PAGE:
The US climate movement scored a significant victory in the battle against the fossil fuel industry last week. After a seven-year battle, President Obama formally rejected the Keystone XL pipeline, which would have connected carbon-intensive tar sands from Alberta to export terminals in the Gulf of Mexico. In his speech announcing the decision, Obama sounded the message of climate campaigners: keep fossil fuels in the ground. Some studies have put the “unburnable” percentage of fossil fuel reserves as high as 80%. As new records of warming continue to be broken, Obama should take heed of his own words. US oil production is double what it was when Obama was elected, and 40% of the nation’s coal production, as well as significant oil and natural gas drilling, is occurring on public lands. The rejection of the Keystone XL pipeline is especially welcome as a good faith measure in the lead-up to the climate talks in Paris later this month. But the campaign to leave fossil fuels in the ground will need to continue on a thousand fronts, wherever coal mines, power plants, oil rigs, and other such infrastructure is proposed. With this victory, the climate movement carries new momentum into the coming battles.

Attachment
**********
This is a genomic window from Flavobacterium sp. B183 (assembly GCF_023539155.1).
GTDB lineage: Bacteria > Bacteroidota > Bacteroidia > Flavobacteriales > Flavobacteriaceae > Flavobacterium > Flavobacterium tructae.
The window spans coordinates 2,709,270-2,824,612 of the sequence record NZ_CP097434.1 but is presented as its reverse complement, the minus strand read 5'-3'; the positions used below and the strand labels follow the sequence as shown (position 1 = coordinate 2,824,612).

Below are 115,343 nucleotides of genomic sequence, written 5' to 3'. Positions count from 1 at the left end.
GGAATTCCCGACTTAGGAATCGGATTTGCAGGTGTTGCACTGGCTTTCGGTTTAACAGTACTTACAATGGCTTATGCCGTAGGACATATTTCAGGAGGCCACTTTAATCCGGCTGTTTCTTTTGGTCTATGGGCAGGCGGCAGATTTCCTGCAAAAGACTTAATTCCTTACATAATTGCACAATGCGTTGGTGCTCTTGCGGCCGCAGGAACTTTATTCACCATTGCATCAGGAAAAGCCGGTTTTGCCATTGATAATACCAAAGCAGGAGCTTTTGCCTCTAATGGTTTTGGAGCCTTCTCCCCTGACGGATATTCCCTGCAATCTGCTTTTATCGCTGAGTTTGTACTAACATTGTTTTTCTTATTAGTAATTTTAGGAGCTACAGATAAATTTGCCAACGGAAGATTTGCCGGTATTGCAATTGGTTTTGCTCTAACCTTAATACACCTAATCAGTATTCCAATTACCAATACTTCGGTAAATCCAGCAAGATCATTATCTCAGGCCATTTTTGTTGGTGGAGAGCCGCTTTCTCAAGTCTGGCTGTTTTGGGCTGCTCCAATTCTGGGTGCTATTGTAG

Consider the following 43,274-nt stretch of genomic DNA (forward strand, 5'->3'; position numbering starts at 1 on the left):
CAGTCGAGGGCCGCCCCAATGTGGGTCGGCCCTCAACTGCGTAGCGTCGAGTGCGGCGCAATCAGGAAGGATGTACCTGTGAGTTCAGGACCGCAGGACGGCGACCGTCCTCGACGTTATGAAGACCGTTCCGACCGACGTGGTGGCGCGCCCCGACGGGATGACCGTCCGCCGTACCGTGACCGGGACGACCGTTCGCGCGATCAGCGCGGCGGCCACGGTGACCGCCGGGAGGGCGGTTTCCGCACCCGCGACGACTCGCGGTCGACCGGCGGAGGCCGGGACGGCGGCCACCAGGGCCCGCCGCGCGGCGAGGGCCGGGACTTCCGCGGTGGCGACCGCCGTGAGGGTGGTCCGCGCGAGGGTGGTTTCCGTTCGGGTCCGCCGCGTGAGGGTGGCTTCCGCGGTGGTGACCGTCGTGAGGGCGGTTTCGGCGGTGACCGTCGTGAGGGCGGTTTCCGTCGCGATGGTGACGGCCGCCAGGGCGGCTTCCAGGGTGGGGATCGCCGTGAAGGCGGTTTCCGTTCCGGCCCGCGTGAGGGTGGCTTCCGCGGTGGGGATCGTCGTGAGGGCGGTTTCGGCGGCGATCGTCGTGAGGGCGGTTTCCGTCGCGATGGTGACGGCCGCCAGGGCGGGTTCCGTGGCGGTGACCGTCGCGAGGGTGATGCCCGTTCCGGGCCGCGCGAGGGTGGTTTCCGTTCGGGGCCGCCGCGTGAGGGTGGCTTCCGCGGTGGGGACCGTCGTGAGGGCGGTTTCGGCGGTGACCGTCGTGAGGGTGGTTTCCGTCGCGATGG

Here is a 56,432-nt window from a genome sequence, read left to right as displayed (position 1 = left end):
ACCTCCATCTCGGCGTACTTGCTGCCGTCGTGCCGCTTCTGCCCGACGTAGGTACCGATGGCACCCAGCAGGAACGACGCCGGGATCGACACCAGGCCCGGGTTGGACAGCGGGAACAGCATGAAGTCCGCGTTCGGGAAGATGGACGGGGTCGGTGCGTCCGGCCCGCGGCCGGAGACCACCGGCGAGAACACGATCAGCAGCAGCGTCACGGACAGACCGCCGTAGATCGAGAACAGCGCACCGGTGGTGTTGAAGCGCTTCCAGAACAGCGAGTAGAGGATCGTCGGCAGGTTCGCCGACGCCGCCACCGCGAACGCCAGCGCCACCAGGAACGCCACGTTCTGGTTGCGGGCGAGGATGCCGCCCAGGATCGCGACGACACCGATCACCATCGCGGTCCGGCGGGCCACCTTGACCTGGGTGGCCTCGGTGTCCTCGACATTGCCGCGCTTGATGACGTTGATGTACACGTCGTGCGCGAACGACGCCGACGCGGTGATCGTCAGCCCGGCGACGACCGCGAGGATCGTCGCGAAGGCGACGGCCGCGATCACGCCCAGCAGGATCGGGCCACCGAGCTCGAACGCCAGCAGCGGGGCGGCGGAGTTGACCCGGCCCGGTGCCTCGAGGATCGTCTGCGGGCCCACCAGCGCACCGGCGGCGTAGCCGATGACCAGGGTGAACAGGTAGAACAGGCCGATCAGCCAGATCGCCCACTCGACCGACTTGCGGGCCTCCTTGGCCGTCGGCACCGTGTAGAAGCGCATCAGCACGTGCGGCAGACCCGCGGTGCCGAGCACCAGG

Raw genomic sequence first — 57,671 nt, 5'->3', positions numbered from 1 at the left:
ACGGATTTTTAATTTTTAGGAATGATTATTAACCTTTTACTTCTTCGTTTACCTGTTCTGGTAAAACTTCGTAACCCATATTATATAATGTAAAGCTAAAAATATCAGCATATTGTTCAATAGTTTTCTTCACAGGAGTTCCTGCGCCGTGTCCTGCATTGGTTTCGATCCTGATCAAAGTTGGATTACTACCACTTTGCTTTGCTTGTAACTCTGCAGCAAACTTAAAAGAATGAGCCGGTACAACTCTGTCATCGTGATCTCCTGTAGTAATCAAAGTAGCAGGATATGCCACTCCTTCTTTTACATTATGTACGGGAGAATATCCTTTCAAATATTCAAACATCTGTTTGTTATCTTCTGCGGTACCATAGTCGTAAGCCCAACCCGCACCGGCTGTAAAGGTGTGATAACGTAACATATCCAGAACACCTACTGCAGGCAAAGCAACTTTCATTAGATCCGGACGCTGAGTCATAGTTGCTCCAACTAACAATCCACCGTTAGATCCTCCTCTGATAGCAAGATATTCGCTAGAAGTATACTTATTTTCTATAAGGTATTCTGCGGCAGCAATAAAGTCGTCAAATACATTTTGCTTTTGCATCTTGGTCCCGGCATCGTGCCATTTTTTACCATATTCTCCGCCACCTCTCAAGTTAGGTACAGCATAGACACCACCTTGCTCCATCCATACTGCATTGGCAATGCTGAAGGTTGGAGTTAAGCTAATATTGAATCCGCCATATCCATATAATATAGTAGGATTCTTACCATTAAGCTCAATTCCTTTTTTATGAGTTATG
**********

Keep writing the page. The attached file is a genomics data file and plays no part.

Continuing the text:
Bodes well for the future